Id. at 509-10 (quoting Wilson, 578 F.2d at 69-70); see United States v. Cruz, 765 F.2d 1020, 1023 (11th Cir.1985). We believe that the Fifth and Eleventh Circuits' approach to resolving challenges to the accuracy of transcripts is appropriate. In this case, the defendant had the option either to stipulate to the accuracy of the transcripts or to present his own translation to the jury. Rather than select the latter option, Zambrana chose to stipulate to the accuracy of the government-prepared translations. Since he decided to stipulate to the accuracy of the transcripts at trial, he cannot now raise this issue on appeal.


In addition, although the defendant did not produce his own expert witness to contest the accuracy of the transcripts, he did effectively cross-examine the government's witness on her ability to translate the conversations. 2 Tr. 128-32. The government's expert witness testified under oath that the "transcripts accurately reflects [sic] the conversations on the tapes." 2 Tr. 127.


Our own independent review of the record also convinces us that the transcripts were sufficiently clear and accurate to enable the jury to use them effectively in understanding the conversations about the ongoing criminal enterprise. A translation of a conversation from one language to another is sufficiently accurate to aid the jury if it expresses the same ideas or thoughts in different words. See Zambrana, 841 F.2d at 1337 & n. 13. While a translation from Spanish into English can never be exactly precise, we believe that it is unrealistic to require such exactness before allowing a jury to use a translation. Id. at 1337 & n. 14.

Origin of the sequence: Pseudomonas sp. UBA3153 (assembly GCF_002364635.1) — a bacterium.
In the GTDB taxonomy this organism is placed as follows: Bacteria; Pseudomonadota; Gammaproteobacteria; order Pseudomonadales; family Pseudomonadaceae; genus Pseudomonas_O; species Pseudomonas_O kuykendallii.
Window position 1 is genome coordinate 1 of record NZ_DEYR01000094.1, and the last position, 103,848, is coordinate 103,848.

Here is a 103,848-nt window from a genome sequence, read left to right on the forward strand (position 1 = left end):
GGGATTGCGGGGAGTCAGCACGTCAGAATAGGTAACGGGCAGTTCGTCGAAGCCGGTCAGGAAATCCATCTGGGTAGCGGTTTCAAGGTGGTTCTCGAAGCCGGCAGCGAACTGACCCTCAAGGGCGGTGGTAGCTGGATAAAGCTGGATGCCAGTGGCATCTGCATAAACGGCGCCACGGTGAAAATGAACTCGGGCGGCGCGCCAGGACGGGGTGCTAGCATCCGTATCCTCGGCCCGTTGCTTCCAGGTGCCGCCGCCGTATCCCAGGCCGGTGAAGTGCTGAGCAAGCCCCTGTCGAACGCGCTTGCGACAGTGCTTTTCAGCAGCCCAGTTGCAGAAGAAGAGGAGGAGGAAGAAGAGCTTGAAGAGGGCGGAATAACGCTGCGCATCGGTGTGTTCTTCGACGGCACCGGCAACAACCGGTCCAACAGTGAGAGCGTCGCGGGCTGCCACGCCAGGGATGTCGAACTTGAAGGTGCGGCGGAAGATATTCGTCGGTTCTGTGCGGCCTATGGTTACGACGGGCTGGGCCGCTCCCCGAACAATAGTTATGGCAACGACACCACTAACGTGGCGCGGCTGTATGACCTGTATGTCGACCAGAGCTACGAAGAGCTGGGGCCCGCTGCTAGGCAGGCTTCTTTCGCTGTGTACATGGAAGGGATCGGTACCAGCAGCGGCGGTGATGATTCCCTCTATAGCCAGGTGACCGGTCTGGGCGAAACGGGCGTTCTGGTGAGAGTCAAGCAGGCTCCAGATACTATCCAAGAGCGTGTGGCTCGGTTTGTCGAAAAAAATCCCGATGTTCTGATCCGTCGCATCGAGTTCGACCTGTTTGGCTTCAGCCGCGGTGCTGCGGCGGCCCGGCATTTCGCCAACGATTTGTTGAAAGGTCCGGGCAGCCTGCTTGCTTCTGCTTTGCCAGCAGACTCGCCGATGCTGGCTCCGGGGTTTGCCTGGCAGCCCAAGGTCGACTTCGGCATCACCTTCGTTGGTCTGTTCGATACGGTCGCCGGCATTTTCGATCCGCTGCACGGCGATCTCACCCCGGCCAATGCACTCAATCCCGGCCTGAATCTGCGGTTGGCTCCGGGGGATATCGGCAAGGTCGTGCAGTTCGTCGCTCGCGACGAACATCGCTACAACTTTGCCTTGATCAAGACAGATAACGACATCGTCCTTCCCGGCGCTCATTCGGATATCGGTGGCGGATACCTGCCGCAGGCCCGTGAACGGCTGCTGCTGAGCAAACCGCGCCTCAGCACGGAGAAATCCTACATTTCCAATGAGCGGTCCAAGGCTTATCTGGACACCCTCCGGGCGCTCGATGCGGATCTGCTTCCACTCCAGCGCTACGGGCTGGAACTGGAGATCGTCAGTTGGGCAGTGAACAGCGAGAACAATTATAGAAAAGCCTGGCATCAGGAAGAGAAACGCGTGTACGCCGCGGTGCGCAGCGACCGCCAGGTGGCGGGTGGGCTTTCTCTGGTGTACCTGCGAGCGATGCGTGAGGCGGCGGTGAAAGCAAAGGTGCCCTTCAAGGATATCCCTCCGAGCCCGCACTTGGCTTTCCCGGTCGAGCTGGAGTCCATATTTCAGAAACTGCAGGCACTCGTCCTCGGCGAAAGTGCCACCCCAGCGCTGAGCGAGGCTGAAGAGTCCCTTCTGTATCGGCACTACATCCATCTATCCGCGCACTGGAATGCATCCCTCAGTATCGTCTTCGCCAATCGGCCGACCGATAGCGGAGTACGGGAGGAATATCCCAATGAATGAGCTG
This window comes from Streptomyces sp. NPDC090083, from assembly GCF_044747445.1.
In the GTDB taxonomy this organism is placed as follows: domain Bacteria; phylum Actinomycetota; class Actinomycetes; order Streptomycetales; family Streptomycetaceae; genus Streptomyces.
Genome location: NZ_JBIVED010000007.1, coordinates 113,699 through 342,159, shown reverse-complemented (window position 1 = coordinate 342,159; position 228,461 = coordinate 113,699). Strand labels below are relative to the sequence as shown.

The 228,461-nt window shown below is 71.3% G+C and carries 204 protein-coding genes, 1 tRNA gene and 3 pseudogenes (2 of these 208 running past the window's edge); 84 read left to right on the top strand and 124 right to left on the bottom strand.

The defendant asserts that the transcripts were inaccurate because portions of the conversations were unintelligible. However, he never objected at trial to the fact that the tapes were so unintelligible as to be untrustworthy. In fact, "tape recordings which are only partially unintelligible are admissible unless the unintelligible portions are so substantial as to render the recording as a whole untrustworthy." Wilson, 578 F.2d at 69. It is up to the factfinder, here, the jury, to determine the trustworthiness of the tape recordings. See Cruz, 765 F.2d at 1023 & n. 4; Wilson, 578 F.2d at 69.


In this case, the jury had an adequate opportunity to listen to the tapes and to determine the accuracy of the transcripts in light of the testimony and cross-examination of all the witnesses, including an expert in the translation of Spanish into English. Since the defendant had an ample opportunity to cross-examine the government's expert witness and stipulated to the accuracy of all the government-prepared transcripts, we reject the defendant's claim that the transcripts inaccurately translated the conversations from Spanish into English.